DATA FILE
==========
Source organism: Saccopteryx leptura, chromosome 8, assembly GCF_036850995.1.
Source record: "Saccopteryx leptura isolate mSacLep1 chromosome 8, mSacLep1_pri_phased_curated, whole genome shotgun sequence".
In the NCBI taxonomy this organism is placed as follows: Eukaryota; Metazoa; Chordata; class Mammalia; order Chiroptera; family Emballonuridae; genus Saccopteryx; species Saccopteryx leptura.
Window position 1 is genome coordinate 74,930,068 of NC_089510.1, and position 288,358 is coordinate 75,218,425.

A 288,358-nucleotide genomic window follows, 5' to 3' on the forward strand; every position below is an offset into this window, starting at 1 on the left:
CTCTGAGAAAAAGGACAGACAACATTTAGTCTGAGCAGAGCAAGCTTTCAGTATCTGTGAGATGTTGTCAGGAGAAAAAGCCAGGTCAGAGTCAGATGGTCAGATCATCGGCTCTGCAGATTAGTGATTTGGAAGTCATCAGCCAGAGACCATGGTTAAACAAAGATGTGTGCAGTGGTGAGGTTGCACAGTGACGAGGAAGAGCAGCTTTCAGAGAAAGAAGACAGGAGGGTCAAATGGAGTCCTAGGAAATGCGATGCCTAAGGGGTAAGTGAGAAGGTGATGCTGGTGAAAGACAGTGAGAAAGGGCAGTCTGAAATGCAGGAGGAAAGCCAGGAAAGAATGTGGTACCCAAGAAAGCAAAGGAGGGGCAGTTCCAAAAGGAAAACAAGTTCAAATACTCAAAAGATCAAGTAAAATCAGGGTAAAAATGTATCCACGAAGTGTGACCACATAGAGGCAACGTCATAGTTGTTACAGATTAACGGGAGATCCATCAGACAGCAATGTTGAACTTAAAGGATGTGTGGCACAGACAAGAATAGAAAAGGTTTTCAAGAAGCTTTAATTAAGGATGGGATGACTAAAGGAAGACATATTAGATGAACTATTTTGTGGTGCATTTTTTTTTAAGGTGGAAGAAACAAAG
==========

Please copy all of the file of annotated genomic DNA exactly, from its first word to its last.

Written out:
Source organism: Saccopteryx leptura, chromosome 8, assembly GCF_036850995.1.
Source record: "Saccopteryx leptura isolate mSacLep1 chromosome 8, mSacLep1_pri_phased_curated, whole genome shotgun sequence".
In the NCBI taxonomy this organism is placed as follows: Eukaryota; Metazoa; Chordata; class Mammalia; order Chiroptera; family Emballonuridae; genus Saccopteryx; species Saccopteryx leptura.
Window position 1 is genome coordinate 74,930,068 of NC_089510.1, and position 288,358 is coordinate 75,218,425.

A 288,358-nucleotide genomic window follows, 5' to 3' on the forward strand; every position below is an offset into this window, starting at 1 on the left:
CTCTGAGAAAAAGGACAGACAACATTTAGTCTGAGCAGAGCAAGCTTTCAGTATCTGTGAGATGTTGTCAGGAGAAAAAGCCAGGTCAGAGTCAGATGGTCAGATCATCGGCTCTGCAGATTAGTGATTTGGAAGTCATCAGCCAGAGACCATGGTTAAACAAAGATGTGTGCAGTGGTGAGGTTGCACAGTGACGAGGAAGAGCAGCTTTCAGAGAAAGAAGACAGGAGGGTCAAATGGAGTCCTAGGAAATGCGATGCCTAAGGGGTAAGTGAGAAGGTGATGCTGGTGAAAGACAGTGAGAAAGGGCAGTCTGAAATGCAGGAGGAAAGCCAGGAAAGAATGTGGTACCCAAGAAAGCAAAGGAGGGGCAGTTCCAAAAGGAAAACAAGTTCAAATACTCAAAAGATCAAGTAAAATCAGGGTAAAAATGTATCCACGAAGTGTGACCACATAGAGGCAACGTCATAGTTGTTACAGATTAACGGGAGATCCATCAGACAGCAATGTTGAACTTAAAGGATGTGTGGCACAGACAAGAATAGAAAAGGTTTTCAAGAAGCTTTAATTAAGGATGGGATGACTAAAGGAAGACATATTAGATGAACTATTTTGTGGTGCATTTTTTTTTAAGGTGGAAGAAACAAAG